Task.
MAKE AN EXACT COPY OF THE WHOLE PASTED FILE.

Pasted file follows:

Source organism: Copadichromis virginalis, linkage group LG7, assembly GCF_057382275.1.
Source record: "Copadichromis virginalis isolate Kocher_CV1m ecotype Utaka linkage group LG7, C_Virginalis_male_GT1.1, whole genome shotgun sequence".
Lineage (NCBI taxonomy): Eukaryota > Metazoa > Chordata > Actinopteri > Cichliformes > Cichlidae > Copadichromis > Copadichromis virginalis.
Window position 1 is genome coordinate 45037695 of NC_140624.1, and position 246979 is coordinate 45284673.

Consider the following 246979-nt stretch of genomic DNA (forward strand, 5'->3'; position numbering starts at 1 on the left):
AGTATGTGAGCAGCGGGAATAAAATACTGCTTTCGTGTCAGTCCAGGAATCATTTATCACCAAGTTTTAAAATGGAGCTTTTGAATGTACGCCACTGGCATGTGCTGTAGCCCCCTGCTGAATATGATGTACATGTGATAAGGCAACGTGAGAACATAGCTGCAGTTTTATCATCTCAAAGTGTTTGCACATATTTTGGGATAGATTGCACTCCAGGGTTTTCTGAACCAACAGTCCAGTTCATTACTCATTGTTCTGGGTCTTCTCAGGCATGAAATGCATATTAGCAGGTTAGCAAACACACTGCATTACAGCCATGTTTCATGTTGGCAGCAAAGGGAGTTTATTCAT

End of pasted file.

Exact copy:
Source organism: Copadichromis virginalis, linkage group LG7, assembly GCF_057382275.1.
Source record: "Copadichromis virginalis isolate Kocher_CV1m ecotype Utaka linkage group LG7, C_Virginalis_male_GT1.1, whole genome shotgun sequence".
Lineage (NCBI taxonomy): Eukaryota > Metazoa > Chordata > Actinopteri > Cichliformes > Cichlidae > Copadichromis > Copadichromis virginalis.
Window position 1 is genome coordinate 45037695 of NC_140624.1, and position 246979 is coordinate 45284673.

Consider the following 246979-nt stretch of genomic DNA (forward strand, 5'->3'; position numbering starts at 1 on the left):
AGTATGTGAGCAGCGGGAATAAAATACTGCTTTCGTGTCAGTCCAGGAATCATTTATCACCAAGTTTTAAAATGGAGCTTTTGAATGTACGCCACTGGCATGTGCTGTAGCCCCCTGCTGAATATGATGTACATGTGATAAGGCAACGTGAGAACATAGCTGCAGTTTTATCATCTCAAAGTGTTTGCACATATTTTGGGATAGATTGCACTCCAGGGTTTTCTGAACCAACAGTCCAGTTCATTACTCATTGTTCTGGGTCTTCTCAGGCATGAAATGCATATTAGCAGGTTAGCAAACACACTGCATTACAGCCATGTTTCATGTTGGCAGCAAAGGGAGTTTATTCAT